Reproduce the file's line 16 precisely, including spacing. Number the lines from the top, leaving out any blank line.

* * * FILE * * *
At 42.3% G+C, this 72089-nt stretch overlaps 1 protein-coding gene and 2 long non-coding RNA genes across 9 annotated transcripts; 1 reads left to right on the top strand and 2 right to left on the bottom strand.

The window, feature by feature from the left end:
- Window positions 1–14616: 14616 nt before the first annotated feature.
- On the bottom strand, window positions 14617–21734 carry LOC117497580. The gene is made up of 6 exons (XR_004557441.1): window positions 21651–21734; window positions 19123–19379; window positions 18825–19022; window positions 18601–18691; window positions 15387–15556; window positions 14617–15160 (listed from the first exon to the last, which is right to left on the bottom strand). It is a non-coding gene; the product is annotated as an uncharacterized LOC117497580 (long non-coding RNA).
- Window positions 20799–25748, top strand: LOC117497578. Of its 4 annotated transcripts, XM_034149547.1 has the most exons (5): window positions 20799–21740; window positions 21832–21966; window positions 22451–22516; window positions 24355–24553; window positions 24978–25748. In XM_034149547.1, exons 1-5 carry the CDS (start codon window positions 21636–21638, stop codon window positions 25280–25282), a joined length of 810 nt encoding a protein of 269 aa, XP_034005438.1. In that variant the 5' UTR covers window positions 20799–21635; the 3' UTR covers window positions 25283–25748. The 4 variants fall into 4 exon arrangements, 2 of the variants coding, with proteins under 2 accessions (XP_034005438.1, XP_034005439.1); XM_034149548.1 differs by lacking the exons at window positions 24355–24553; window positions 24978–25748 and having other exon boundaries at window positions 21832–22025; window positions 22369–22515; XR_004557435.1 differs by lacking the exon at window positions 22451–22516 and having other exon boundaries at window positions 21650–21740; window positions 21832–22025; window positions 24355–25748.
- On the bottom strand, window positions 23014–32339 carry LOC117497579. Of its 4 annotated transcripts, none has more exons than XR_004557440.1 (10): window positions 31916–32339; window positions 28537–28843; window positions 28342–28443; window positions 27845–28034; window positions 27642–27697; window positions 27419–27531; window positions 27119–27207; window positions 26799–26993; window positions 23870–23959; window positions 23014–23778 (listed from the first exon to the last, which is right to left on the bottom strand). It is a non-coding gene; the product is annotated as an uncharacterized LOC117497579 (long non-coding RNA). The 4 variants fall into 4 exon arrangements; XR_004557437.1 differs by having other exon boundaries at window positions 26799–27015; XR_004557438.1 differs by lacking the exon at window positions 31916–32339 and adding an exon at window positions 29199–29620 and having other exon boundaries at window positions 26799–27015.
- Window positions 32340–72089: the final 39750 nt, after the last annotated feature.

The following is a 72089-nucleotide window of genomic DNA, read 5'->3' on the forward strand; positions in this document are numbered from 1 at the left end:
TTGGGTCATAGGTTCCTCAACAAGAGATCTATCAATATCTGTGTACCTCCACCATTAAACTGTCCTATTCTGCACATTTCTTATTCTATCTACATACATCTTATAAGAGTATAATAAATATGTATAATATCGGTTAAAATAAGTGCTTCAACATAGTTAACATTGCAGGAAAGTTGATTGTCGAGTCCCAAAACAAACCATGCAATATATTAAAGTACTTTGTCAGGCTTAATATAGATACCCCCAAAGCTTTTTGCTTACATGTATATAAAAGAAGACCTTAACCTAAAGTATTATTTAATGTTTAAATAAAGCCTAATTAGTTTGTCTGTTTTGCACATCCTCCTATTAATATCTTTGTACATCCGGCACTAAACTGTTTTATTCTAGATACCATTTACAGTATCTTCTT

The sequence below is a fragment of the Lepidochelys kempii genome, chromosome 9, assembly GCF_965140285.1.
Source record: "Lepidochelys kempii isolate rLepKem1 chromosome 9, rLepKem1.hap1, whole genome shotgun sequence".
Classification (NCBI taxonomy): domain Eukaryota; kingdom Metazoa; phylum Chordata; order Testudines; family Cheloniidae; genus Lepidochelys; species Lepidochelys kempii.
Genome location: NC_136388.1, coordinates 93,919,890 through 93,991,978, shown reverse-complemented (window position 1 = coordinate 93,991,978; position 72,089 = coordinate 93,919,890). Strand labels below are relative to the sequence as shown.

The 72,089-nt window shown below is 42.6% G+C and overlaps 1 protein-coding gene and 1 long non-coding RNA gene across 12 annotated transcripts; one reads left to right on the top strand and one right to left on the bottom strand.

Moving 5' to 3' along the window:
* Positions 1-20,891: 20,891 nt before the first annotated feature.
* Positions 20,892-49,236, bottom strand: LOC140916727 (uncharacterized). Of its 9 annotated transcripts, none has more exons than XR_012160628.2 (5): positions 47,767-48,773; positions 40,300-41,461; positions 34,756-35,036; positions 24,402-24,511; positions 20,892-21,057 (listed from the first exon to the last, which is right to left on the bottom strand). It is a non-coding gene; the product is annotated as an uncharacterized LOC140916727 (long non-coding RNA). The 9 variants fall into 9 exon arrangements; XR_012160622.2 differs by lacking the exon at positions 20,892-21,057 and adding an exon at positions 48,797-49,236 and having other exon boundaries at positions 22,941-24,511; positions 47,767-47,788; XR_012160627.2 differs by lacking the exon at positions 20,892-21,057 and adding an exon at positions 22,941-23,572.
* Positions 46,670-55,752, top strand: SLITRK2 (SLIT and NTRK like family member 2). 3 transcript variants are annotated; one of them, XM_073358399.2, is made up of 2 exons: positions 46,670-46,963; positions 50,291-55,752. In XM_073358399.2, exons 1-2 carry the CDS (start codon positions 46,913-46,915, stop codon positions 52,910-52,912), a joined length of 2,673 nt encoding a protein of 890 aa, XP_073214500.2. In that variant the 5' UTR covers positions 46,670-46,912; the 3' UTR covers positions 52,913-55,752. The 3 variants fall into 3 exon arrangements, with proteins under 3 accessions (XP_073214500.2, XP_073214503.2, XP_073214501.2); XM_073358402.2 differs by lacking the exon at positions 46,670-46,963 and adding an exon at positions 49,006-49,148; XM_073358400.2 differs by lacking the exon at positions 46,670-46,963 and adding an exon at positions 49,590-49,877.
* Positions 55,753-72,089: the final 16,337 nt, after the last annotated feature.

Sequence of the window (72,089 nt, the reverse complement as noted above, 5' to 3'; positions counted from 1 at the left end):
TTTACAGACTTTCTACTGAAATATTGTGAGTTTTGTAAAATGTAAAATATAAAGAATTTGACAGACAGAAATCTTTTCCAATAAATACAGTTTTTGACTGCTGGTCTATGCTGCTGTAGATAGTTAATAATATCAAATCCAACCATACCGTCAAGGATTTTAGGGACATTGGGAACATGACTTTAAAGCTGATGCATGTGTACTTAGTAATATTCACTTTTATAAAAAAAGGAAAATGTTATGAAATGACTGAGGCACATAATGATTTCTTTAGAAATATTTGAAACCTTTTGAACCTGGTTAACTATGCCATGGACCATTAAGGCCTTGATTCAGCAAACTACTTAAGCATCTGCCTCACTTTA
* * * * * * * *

* Positions 1-20,891: 20,891 nt before the first annotated feature.